Thyroid function
Thyroid function
The order for the thyroid to increase or reduce its production of T3 and T4 comes from the pituitary gland, through a hormone called TSH (thyroid stimulating hormone).

See figure beside and follow the reasoning. When there is little circulating thyroid hormone, the pituitary gland feels this deficiency and increases the secretion of TSH, giving order for a greater production of T3 and T4 by the thyroid. When T3 and T4 levels become satisfactory again, the pituitary gland feels this normalization and automatically reduces TSH production, thereby reducing the stimulation on the thyroid, preventing it from producing too much hormones.

The balance between TSH and free T4 levels is very delicate. The pituitary gland must always maintain an ideal TSH concentration, so that it prevents the thyroid from producing few hormones at the same time, nor does it stimulate it to produce too much hormones.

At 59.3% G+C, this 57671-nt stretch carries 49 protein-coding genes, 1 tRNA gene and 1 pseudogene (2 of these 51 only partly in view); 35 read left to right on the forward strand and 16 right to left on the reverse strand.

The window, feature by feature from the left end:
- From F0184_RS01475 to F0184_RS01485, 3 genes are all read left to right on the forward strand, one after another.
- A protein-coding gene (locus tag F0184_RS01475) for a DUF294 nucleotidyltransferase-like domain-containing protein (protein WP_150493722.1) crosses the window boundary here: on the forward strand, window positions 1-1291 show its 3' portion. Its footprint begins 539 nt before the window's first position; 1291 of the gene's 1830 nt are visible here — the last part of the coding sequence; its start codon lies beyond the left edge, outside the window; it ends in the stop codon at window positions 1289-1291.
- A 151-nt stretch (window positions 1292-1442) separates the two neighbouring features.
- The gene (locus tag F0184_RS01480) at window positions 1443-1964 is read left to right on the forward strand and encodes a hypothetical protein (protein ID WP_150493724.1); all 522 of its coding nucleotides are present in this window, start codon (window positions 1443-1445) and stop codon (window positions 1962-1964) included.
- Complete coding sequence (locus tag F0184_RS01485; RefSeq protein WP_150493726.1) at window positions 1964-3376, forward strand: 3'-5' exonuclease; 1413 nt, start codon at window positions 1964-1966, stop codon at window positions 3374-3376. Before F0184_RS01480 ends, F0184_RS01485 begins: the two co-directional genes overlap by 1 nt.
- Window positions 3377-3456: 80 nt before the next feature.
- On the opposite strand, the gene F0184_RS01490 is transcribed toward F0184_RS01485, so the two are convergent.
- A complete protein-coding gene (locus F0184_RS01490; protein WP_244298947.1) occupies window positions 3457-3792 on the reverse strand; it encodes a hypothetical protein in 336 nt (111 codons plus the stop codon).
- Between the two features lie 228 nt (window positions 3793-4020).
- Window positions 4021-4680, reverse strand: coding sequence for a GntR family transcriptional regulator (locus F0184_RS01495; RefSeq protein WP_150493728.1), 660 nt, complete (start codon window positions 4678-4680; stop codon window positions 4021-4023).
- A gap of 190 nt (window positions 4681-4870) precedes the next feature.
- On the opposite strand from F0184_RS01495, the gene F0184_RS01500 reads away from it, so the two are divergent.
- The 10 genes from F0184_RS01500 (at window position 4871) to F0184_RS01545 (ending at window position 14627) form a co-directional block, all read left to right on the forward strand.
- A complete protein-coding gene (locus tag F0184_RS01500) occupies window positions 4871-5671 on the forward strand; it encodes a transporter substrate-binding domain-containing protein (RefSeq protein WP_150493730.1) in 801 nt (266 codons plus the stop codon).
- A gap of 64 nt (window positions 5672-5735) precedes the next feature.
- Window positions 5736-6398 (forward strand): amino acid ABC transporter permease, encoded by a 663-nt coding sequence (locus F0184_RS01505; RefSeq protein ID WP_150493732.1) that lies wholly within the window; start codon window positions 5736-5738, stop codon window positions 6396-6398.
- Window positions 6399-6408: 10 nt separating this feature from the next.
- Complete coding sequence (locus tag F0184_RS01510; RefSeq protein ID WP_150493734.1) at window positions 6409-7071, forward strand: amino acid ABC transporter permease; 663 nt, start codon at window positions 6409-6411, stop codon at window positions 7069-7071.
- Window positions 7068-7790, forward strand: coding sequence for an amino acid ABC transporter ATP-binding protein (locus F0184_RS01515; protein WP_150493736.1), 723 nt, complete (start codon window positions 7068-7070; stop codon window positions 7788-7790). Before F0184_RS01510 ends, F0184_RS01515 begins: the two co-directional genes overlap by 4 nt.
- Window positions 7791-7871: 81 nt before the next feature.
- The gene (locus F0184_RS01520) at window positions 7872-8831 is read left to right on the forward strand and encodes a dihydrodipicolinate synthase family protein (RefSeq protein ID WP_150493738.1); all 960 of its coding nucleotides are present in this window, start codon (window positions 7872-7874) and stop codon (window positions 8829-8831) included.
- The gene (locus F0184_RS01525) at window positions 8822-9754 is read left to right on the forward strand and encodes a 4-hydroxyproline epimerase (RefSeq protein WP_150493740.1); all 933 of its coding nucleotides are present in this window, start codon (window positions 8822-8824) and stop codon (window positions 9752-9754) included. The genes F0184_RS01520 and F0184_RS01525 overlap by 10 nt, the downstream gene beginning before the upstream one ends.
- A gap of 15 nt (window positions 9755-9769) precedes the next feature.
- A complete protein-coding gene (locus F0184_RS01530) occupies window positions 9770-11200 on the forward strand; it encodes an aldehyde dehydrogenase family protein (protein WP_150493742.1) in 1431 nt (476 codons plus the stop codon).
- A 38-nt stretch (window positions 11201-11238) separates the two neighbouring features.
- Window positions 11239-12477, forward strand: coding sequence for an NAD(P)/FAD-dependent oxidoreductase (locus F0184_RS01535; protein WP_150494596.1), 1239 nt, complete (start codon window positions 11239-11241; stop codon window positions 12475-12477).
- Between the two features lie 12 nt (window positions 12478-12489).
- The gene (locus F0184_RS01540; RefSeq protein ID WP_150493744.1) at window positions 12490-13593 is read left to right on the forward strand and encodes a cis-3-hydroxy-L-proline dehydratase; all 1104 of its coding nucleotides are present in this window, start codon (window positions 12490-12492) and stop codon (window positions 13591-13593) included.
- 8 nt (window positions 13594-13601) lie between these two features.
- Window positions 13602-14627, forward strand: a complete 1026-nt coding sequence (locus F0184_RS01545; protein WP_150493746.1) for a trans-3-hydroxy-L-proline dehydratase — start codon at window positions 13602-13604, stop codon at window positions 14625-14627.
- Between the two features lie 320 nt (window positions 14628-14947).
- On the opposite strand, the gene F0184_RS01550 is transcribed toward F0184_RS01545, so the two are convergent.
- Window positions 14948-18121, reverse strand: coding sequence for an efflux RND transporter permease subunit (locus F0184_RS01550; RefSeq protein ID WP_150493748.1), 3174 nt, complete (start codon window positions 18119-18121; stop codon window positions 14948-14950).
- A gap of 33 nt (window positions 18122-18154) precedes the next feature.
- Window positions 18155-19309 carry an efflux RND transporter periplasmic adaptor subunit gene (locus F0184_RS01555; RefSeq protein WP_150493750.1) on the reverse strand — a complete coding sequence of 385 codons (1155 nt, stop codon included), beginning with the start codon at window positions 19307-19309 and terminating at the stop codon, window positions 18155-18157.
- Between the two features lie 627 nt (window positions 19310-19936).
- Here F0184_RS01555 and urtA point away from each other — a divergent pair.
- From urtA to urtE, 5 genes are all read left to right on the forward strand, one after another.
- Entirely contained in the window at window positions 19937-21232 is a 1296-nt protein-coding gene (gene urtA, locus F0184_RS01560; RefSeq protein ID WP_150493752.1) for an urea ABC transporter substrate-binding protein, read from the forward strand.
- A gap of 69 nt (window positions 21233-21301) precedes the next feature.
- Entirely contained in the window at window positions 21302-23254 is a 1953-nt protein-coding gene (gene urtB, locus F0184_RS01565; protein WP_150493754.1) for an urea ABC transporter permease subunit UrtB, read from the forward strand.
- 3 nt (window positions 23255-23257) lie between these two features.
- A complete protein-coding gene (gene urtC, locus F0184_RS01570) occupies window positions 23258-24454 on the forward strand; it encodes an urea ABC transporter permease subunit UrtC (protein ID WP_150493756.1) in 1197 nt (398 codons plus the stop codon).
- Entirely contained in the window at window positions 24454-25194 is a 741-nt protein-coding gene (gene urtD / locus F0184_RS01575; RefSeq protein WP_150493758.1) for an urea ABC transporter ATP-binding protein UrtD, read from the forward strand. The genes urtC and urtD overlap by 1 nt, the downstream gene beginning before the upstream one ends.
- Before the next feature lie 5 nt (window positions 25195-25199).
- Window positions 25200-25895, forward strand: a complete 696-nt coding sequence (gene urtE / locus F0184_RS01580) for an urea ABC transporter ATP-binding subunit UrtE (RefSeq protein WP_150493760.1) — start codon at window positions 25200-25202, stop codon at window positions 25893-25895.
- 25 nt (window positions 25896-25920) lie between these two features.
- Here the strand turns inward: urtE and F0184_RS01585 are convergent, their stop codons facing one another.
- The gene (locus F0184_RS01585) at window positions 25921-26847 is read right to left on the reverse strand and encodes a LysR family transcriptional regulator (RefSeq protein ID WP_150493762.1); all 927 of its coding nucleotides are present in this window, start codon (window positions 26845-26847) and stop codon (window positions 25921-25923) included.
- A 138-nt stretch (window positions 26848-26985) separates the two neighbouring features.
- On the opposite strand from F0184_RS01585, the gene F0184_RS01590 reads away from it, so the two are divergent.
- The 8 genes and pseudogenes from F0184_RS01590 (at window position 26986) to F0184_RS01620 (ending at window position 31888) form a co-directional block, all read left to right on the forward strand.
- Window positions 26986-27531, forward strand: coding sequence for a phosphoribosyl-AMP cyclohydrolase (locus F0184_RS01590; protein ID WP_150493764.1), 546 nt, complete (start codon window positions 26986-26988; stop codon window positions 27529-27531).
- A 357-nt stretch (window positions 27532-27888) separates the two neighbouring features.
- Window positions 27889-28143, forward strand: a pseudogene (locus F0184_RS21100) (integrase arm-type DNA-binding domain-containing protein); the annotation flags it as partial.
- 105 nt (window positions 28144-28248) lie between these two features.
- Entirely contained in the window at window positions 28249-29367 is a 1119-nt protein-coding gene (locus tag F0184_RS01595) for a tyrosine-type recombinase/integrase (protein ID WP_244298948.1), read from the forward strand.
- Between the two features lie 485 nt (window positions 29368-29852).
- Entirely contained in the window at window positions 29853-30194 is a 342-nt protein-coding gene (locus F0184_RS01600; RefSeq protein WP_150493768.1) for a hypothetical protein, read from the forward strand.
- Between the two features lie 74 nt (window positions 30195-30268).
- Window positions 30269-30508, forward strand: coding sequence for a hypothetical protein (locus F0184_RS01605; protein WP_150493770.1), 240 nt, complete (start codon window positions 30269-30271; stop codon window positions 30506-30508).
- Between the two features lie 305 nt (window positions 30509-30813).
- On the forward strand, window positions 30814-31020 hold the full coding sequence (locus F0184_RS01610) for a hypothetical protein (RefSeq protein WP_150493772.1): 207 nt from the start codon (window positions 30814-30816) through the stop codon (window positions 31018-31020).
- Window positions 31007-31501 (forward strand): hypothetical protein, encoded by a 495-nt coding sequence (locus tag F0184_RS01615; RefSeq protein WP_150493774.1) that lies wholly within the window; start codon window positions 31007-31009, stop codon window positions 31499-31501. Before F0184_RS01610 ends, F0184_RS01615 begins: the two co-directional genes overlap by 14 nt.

Normal TSH and free T4 values

In the vast majority of cases, the dosages of TSH and free T4 are sufficient to allow us to evaluate how the thyroid function is functioning. Before we explain how to interpret the results of these two hormones, one must know what their reference values are (these values may change discreetly from one laboratory to another).
  • Normal TSH values: 0.4 to 4.5 mU/L
  • Normal values of free T4: 0.7-1.8 ng/dl

The current technique for detecting TSH is called ultra sensitive TSH, because unlike the first generations of this test, the ultra sensitive method can detect TSH levels as low as 0.1 mU/L.

What does high TSH mean?

TSH levels rise whenever the pituitary gland feels that there is a drop in thyroid hormone levels in the circulation. In patients with hypothyroidism, the pituitary gland needs to maintain TSH levels higher than normal (above 4.5 or 5 mU/L) in order to constantly stimulate the thyroid to increase its production of T3 and T4. From this point, we can have 3 different situations: